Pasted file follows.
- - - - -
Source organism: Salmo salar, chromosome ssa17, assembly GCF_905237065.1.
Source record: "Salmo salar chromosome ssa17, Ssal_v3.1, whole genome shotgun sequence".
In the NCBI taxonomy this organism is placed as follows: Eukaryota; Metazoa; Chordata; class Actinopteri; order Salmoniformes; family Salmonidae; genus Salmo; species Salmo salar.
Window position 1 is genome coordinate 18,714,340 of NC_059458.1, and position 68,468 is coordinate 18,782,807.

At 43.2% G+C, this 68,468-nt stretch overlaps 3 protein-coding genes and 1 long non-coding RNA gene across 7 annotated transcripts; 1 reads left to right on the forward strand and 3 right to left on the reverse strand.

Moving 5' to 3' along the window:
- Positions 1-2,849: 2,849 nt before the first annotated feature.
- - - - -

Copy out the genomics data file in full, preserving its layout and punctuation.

Source organism: Salmo salar, chromosome ssa17, assembly GCF_905237065.1.
Source record: "Salmo salar chromosome ssa17, Ssal_v3.1, whole genome shotgun sequence".
In the NCBI taxonomy this organism is placed as follows: Eukaryota; Metazoa; Chordata; class Actinopteri; order Salmoniformes; family Salmonidae; genus Salmo; species Salmo salar.
Window position 1 is genome coordinate 18,714,340 of NC_059458.1, and position 68,468 is coordinate 18,782,807.

At 43.2% G+C, this 68,468-nt stretch overlaps 3 protein-coding genes and 1 long non-coding RNA gene across 7 annotated transcripts; 1 reads left to right on the forward strand and 3 right to left on the reverse strand.

Moving 5' to 3' along the window:
- Positions 1-2,849: 2,849 nt before the first annotated feature.